The European Union can meet its aid target, but it would need enough political will.
This was the message given by AidWatch, a group of European aid experts that keep track of European member states’ development assistance, in a report published after the EU council of ministers’ meeting on Tuesday.
In the council conclusions released May 28, the Council “invited” member states to share information on what “realistic, verifiable actions” they plan to take to meet their individual aid commitments, whose deadline is just two years away. The ministers called on the bloc’s 20 member states that are off-track in their development aid commitments to “deploy the necessary efforts” to meet their targets by 2015.
Five member states to date have reached their ODA targets, but some 20 states — including Greece and Italy which are faced with extreme budgetary constraints — are way off the mark.
The Council also underlined the importance of member states to boost efforts to meet the collective EU target of spending 0.7 percent of its gross national income on aid by 2015. “Without substantial additional efforts by most member states to fulfil their individual commitments, the EU member states’ ODA would increase only to 0.43 percent of GNI by 2015. To reach the collective EU target of 0.7 percent of GNI by 2015, [they] would need to mobilise an additional amount of approximately €46.8 billion,” noted the conclusions.
AidWatch suggests the projected EU aid gap between now and 2015 can be filled if the EU and its member states choose to use car or fossil fuel subsidies, or divert part of their defense budget on development aid. It warns the EU and its member states however against redefining official development assistance in a bid to meet their targets: Refugee costs and debt relief are not “genuine aid, and climate finance should be in addition to and not as part of countries’ ODA.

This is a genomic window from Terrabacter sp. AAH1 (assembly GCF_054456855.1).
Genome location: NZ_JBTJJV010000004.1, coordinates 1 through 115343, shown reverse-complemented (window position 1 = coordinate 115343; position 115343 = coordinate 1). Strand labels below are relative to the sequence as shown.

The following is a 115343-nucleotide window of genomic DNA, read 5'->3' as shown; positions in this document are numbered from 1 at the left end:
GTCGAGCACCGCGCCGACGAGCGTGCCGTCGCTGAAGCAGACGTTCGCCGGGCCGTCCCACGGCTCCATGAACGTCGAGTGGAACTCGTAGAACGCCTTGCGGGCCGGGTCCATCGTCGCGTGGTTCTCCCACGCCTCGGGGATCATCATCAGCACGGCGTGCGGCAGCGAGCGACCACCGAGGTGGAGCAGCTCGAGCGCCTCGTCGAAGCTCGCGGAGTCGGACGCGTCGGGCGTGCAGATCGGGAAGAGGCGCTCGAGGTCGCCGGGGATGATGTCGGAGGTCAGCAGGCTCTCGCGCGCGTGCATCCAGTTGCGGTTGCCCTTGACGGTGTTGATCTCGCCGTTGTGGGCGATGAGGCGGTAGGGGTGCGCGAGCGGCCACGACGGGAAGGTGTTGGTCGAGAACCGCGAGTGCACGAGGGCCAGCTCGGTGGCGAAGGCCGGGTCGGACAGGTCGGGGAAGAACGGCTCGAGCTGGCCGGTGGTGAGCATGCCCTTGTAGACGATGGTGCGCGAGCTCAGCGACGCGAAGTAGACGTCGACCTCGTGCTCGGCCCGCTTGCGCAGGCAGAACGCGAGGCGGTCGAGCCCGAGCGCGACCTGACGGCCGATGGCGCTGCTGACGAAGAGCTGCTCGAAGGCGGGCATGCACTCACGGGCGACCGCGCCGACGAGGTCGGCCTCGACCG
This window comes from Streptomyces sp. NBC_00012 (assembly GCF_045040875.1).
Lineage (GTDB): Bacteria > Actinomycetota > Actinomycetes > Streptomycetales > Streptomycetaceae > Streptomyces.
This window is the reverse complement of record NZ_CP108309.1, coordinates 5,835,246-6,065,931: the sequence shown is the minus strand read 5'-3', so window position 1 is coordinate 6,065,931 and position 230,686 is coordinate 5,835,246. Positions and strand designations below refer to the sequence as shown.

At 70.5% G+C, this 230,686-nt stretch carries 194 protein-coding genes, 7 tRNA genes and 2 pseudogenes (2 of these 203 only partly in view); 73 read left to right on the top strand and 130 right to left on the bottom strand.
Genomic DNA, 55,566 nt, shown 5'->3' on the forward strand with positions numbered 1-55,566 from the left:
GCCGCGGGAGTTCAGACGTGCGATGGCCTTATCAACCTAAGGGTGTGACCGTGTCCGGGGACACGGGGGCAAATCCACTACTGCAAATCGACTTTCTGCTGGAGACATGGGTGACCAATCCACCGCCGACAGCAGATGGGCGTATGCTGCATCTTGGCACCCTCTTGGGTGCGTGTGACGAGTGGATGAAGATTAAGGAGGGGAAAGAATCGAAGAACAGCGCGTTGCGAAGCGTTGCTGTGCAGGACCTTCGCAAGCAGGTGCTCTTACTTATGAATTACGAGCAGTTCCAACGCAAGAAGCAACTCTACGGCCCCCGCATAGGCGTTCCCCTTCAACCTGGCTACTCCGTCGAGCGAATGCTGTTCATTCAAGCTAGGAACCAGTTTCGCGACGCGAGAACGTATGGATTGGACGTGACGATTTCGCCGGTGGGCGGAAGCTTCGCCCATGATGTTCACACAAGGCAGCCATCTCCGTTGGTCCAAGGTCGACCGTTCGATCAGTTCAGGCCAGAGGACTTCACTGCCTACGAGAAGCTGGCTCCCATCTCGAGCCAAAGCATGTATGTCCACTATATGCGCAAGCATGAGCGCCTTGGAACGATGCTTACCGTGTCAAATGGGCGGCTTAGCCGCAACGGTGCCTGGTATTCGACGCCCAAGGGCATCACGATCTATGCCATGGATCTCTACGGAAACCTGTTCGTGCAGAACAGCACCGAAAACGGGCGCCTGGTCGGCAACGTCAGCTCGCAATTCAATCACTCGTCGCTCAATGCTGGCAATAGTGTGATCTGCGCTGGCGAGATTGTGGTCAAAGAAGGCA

Food and nutrition security
Aid groups are waiting for the nutrition conference in the United Kingdom in June to test the ministers’ commitment to food and nutrition security as set out in their council conclusions, also published on Tuesday.
The ministers underlined support for “responsible” private sector investment in agriculture, the importance of including women in decisions concerning food production and consumption, improving infrastructure to boost food access and the need to increase support for long-term programs aimed at helping partner countries prepare and manage food crises, among other items. They also welcomed the European Commission’s communication in March that set out the bloc’s nutrition priorities.
ONE Brussels Director Eloise Todd said the nutrition conference would be a good opportunity for the EU to “turn these words into action and significantly scale up funding for nutrition.”
“The European Commission should lead by example with an ambitious financial commitment to underpin its target of reducing the number of children affected by stunting by 7 million by 2025,” he said.
CONCORD’s Stineke Oenema meanwhile noted: “The EU has finally started to come to terms with the issue of global food security […] To be even better, the EU needs to pay more attention to fragile and conflict-affected countries.”
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